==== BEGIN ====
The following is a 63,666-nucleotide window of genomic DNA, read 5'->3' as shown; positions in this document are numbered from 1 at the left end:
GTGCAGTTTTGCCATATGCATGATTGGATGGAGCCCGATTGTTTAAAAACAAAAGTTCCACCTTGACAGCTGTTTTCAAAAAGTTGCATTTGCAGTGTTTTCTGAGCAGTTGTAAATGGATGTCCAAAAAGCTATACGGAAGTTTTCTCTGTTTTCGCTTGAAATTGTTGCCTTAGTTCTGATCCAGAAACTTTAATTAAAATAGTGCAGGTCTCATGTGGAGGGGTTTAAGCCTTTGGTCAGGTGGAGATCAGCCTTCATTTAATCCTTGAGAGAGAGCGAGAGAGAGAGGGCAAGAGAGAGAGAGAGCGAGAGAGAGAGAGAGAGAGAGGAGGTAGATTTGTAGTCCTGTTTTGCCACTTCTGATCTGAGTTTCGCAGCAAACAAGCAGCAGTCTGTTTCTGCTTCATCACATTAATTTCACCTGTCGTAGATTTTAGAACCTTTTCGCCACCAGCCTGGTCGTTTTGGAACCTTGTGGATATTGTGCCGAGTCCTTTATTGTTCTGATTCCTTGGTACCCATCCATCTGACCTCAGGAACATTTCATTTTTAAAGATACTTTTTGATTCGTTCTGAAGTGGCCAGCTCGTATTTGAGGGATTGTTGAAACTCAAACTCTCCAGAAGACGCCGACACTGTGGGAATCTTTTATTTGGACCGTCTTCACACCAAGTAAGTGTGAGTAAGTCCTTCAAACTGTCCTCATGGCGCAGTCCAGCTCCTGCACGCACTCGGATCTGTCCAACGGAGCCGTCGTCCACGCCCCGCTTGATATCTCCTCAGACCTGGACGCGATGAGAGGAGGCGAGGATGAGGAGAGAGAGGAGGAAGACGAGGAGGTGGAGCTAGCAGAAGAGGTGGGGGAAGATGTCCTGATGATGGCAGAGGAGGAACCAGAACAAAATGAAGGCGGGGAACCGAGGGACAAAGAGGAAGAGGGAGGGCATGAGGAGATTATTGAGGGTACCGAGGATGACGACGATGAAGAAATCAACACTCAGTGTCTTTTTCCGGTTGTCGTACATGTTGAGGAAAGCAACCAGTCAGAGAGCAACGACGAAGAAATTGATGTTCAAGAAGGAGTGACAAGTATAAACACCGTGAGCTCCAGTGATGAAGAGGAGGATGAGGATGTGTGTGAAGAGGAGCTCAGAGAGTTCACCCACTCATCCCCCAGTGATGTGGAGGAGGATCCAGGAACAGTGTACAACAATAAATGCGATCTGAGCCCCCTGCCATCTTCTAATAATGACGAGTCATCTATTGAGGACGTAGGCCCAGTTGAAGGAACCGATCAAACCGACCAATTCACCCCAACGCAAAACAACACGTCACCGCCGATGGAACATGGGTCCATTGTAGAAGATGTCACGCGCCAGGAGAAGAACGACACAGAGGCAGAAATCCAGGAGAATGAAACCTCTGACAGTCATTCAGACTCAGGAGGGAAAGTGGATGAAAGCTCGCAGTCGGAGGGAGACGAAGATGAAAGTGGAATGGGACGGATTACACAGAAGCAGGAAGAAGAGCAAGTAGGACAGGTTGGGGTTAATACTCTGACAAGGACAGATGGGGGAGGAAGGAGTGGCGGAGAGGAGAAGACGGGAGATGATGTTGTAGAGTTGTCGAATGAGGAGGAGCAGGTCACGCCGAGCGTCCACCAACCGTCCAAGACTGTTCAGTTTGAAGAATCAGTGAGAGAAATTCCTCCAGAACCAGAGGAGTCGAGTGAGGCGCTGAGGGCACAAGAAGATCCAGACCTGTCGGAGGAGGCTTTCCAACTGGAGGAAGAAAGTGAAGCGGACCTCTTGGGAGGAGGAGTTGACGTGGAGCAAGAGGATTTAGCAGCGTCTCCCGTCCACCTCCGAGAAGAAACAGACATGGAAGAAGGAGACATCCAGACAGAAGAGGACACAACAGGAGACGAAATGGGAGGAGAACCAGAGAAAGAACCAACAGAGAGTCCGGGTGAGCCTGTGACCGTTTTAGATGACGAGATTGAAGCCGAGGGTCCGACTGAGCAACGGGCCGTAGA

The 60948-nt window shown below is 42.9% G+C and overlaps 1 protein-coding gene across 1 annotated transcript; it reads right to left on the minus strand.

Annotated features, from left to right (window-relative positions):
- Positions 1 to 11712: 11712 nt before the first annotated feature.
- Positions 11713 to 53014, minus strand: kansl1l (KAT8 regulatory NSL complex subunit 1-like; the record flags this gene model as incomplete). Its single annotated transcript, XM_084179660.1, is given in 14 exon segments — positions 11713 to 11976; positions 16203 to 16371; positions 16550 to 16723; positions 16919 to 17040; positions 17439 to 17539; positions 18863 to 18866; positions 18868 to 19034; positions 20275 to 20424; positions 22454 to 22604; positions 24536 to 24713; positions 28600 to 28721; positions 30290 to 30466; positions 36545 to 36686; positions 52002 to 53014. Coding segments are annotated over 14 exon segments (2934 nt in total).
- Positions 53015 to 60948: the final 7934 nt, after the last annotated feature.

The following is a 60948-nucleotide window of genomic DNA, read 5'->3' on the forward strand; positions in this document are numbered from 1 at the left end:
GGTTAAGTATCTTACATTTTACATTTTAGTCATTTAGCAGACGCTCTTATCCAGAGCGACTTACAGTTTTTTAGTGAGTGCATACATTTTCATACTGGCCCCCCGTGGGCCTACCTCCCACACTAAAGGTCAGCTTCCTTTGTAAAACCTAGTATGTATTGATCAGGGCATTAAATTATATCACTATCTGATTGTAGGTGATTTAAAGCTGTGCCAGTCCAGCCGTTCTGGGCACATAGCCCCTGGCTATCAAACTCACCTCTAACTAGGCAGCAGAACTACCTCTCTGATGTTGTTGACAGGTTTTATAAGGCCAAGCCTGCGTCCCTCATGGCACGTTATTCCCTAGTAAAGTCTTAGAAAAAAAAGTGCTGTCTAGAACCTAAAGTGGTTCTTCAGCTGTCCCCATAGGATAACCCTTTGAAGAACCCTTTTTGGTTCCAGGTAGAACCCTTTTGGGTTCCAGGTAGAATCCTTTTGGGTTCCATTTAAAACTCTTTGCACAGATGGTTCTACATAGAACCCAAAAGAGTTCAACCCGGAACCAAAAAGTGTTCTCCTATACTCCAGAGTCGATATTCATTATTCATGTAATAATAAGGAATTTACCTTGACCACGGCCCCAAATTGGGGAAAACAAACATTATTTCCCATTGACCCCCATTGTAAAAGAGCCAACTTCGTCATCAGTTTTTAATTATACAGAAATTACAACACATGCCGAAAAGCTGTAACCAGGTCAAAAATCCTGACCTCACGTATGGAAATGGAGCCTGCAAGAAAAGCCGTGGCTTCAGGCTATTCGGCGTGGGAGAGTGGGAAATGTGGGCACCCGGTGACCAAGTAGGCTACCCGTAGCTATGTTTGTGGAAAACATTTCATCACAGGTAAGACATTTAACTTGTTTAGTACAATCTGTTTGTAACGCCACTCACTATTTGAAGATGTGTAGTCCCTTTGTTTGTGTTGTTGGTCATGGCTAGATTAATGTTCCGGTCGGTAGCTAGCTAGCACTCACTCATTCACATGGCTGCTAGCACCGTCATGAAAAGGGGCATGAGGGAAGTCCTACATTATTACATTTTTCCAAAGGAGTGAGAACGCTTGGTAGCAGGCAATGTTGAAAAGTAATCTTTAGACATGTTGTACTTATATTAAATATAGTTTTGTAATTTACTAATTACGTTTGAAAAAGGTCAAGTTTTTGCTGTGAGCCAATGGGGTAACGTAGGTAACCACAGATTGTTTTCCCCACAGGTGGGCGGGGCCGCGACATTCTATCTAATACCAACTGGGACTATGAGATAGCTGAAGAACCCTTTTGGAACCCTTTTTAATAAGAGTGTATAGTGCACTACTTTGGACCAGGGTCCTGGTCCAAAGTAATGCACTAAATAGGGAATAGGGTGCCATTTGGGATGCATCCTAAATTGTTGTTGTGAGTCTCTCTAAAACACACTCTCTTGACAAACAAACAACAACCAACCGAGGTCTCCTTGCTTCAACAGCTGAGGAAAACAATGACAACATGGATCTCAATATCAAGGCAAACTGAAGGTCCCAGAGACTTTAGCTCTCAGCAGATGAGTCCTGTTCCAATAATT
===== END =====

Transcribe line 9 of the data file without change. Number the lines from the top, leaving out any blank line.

GGTTAAGTATCTTACATTTTACATTTTAGTCATTTAGCAGACGCTCTTATCCAGAGCGACTTACAGTTTTTTAGTGAGTGCATACATTTTCATACTGGCCCCCCGTGGGCCTACCTCCCACACTAAAGGTCAGCTTCCTTTGTAAAACCTAGTATGTATTGATCAGGGCATTAAATTATATCACTATCTGATTGTAGGTGATTTAAAGCTGTGCCAGTCCAGCCGTTCTGGGCACATAGCCCCTGGCTATCAAACTCACCTCTAACTAGGCAGCAGAACTACCTCTCTGATGTTGTTGACAGGTTTTATAAGGCCAAGCCTGCGTCCCTCATGGCACGTTATTCCCTAGTAAAGTCTTAGAAAAAAAAGTGCTGTCTAGAACCTAAAGTGGTTCTTCAGCTGTCCCCATAGGATAACCCTTTGAAGAACCCTTTTTGGTTCCAGGTAGAACCCTTTTGGGTTCCAGGTAGAATCCTTTTGGGTTCCATTTAAAACTCTTTGCACAGATGGTTCTACATAGAACCCAAAAGAGTTCAACCCGGAACCAAAAAGTGTTCTCCTATACTCCAGAGTCGATATTCATTATTCATGTAATAATAAGGAATTTACCTTGACCACGGCCCCAAATTGGGGAAAACAAACATTATTTCCCATTGACCCCCATTGTAAAAGAGCCAACTTCGTCATCAGTTTTTAATTATACAGAAATTACAACACATGCCGAAAAGCTGTAACCAGGTCAAAAATCCTGACCTCACGTATGGAAATGGAGCCTGCAAGAAAAGCCGTGGCTTCAGGCTATTCGGCGTGGGAGAGTGGGAAATGTGGGCACCCGGTGACCAAGTAGGCTACCCGTAGCTATGTTTGTGGAAAACATTTCATCACAGGTAAGACATTTAACTTGTTTAGTACAATCTGTTTGTAACGCCACTCACTATTTGAAGATGTGTAGTCCCTTTGTTTGTGTTGTTGGTCATGGCTAGATTAATGTTCCGGTCGGTAGCTAGCTAGCACTCACTCATTCACATGGCTGCTAGCACCGTCATGAAAAGGGGCATGAGGGAAGTCCTACATTATTACATTTTTCCAAAGGAGTGAGAACGCTTGGTAGCAGGCAATGTTGAAAAGTAATCTTTAGACATGTTGTACTTATATTAAATATAGTTTTGTAATTTACTAATTACGTTTGAAAAAGGTCAAGTTTTTGCTGTGAGCCAATGGGGTAACGTAGGTAACCACAGATTGTTTTCCCCACAGGTGGGCGGGGCCGCGACATTCTATCTAATACCAACTGGGACTATGAGATAGCTGAAGAACCCTTTTGGAACCCTTTTTAATAAGAGTGTATAGTGCACTACTTTGGACCAGGGTCCTGGTCCAAAGTAATGCACTAAATAGGGAATAGGGTGCCATTTGGGATGCATCCTAAATTGTTGTTGTGAGTCTCTCTAAAACACACTCTCTTGACAAACAAACAACAACCAACCGAGGTCTCCTTGCTTCAACAGCTGAGGAAAACAATGACAACATGGATCTCAATATCAAGGCAAACTGAAGGTCCCAGAGACTTTAGCTCTCAGCAGATGAGTCCTGTTCCAATAATT